Some babies simply need respite or care while their mother is temporarily unable to care for them due to illness or some other emergency.
"Whatever the reason, Mike and I and the rest of our family are very aware that after a few days or weeks with one person, for a baby to suddenly find themselves in a whole new environment with a new family and household can be a very distressing, confusing and emotionally-charged time," Christine says.
For the Robertson family when the baby arrives, what takes precedence above all else, is to make the tiny infant or toddler feel safe, fed and loved.
"Attachment is essential. The central purpose for us is to establish a bond and lets the baby know the world is a safe place. Once a baby has that bond, they can move on to any other relationship. The primary bond a baby establishes is all important and if this does not happen until after they are 12 months old, life will be more difficult for them and for the relationships they form in later life," she says.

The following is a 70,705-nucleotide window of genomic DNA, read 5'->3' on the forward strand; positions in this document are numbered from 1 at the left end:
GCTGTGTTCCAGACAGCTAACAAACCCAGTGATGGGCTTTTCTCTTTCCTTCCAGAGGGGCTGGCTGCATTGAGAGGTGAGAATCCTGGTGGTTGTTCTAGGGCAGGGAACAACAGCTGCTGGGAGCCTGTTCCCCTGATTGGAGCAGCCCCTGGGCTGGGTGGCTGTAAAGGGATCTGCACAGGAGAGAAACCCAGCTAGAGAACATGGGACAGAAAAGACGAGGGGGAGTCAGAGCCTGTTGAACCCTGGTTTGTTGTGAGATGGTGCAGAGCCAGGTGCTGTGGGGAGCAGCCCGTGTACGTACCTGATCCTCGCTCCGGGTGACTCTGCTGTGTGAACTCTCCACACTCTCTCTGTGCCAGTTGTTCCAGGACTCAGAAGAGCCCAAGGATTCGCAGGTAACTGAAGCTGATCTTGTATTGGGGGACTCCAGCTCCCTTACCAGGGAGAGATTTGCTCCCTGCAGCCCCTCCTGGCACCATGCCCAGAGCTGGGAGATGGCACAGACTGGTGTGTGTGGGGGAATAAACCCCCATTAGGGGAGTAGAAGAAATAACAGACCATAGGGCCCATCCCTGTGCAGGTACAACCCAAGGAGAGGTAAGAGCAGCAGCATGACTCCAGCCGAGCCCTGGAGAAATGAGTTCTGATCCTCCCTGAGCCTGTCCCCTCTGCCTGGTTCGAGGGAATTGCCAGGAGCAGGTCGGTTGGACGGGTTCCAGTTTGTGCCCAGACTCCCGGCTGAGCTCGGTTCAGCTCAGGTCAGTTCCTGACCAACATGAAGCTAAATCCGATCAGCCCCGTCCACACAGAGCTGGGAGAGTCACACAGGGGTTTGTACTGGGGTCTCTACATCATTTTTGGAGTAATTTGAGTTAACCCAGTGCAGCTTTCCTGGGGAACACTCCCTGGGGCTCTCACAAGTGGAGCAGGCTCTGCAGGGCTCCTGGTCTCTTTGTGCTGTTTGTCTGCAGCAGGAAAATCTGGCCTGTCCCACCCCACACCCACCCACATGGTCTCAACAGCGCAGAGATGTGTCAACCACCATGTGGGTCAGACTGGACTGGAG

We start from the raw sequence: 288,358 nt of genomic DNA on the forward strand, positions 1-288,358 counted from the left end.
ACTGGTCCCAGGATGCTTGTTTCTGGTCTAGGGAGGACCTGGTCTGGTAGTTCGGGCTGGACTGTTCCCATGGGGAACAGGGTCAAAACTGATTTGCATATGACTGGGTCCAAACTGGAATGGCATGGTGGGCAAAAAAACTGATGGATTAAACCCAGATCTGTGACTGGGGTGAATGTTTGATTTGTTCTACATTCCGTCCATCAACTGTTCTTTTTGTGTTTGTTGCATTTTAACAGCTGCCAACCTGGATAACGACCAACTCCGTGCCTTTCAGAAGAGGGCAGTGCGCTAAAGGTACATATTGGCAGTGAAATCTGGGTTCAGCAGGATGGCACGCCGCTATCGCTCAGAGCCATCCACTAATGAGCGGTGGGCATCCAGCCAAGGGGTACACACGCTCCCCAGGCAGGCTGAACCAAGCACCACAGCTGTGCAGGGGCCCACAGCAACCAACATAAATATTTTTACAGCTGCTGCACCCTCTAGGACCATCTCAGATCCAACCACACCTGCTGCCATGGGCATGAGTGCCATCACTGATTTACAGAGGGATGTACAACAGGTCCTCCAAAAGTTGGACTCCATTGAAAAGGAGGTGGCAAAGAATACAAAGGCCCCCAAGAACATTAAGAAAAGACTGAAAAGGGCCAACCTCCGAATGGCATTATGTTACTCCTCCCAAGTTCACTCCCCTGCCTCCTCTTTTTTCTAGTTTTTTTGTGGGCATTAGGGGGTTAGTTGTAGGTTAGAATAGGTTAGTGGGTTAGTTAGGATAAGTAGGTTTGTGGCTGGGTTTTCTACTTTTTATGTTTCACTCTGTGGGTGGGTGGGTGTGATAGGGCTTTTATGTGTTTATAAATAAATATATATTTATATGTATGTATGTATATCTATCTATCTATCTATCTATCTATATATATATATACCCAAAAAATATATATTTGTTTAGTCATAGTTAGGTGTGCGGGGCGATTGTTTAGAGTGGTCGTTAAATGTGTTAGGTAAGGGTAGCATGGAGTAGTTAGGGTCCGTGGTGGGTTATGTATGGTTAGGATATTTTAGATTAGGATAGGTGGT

Christine insists that it doesn't matter that you may not be the most perfect parents in the world as long as you bond with the baby, meet his or her needs and let them know and understand that in these first weeks and months of their lives, life is predictable, safe and filled with love.
Sometimes despite the very best efforts, things may not work out quite as planned.
But Christine insists the joys of fostering far outweigh any down time or disappointments when a child may have been so damaged they are unable to respond.
"My family and I have gotten way more out of giving babies and children out-of-home-care than anything we have given them," she says firmly. "As a human being I adore spending my day on the floor laughing with a baby and for me, it really is as simple as that."
CatholicCare is always interested to hear from families interested in becoming out-of-home carers on a temporary, short term or long term basis. To find out more log on to http://www.catholiccare.org/children-youth/children/foster-care